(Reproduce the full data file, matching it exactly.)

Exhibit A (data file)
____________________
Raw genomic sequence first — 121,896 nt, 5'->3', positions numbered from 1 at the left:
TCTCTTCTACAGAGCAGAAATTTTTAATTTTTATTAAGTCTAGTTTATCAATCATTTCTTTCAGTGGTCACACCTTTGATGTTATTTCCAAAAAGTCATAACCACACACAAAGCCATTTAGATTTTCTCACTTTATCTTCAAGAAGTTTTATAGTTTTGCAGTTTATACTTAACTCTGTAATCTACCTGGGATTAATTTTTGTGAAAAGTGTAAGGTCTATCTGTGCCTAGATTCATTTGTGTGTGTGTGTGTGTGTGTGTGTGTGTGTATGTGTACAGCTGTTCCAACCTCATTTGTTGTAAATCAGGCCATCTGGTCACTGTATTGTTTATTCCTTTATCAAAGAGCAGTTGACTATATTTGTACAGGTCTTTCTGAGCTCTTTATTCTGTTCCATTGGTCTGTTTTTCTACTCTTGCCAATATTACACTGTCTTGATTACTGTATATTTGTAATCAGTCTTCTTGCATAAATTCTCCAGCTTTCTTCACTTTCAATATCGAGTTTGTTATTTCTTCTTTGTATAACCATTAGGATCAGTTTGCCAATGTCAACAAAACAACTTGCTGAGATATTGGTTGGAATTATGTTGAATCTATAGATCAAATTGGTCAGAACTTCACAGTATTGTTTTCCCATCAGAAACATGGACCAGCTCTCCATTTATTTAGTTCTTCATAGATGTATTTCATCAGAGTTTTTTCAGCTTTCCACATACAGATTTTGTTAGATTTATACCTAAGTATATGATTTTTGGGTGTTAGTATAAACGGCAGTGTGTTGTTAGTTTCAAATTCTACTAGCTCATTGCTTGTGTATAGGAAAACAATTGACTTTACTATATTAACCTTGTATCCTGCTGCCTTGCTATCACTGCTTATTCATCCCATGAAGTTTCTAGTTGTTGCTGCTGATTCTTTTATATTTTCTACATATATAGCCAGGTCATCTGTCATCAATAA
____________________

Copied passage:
Raw genomic sequence first — 121,896 nt, 5'->3', positions numbered from 1 at the left:
TCTCTTCTACAGAGCAGAAATTTTTAATTTTTATTAAGTCTAGTTTATCAATCATTTCTTTCAGTGGTCACACCTTTGATGTTATTTCCAAAAAGTCATAACCACACACAAAGCCATTTAGATTTTCTCACTTTATCTTCAAGAAGTTTTATAGTTTTGCAGTTTATACTTAACTCTGTAATCTACCTGGGATTAATTTTTGTGAAAAGTGTAAGGTCTATCTGTGCCTAGATTCATTTGTGTGTGTGTGTGTGTGTGTGTGTGTGTGTATGTGTACAGCTGTTCCAACCTCATTTGTTGTAAATCAGGCCATCTGGTCACTGTATTGTTTATTCCTTTATCAAAGAGCAGTTGACTATATTTGTACAGGTCTTTCTGAGCTCTTTATTCTGTTCCATTGGTCTGTTTTTCTACTCTTGCCAATATTACACTGTCTTGATTACTGTATATTTGTAATCAGTCTTCTTGCATAAATTCTCCAGCTTTCTTCACTTTCAATATCGAGTTTGTTATTTCTTCTTTGTATAACCATTAGGATCAGTTTGCCAATGTCAACAAAACAACTTGCTGAGATATTGGTTGGAATTATGTTGAATCTATAGATCAAATTGGTCAGAACTTCACAGTATTGTTTTCCCATCAGAAACATGGACCAGCTCTCCATTTATTTAGTTCTTCATAGATGTATTTCATCAGAGTTTTTTCAGCTTTCCACATACAGATTTTGTTAGATTTATACCTAAGTATATGATTTTTGGGTGTTAGTATAAACGGCAGTGTGTTGTTAGTTTCAAATTCTACTAGCTCATTGCTTGTGTATAGGAAAACAATTGACTTTACTATATTAACCTTGTATCCTGCTGCCTTGCTATCACTGCTTATTCATCCCATGAAGTTTCTAGTTGTTGCTGCTGATTCTTTTATATTTTCTACATATATAGCCAGGTCATCTGTCATCAATAA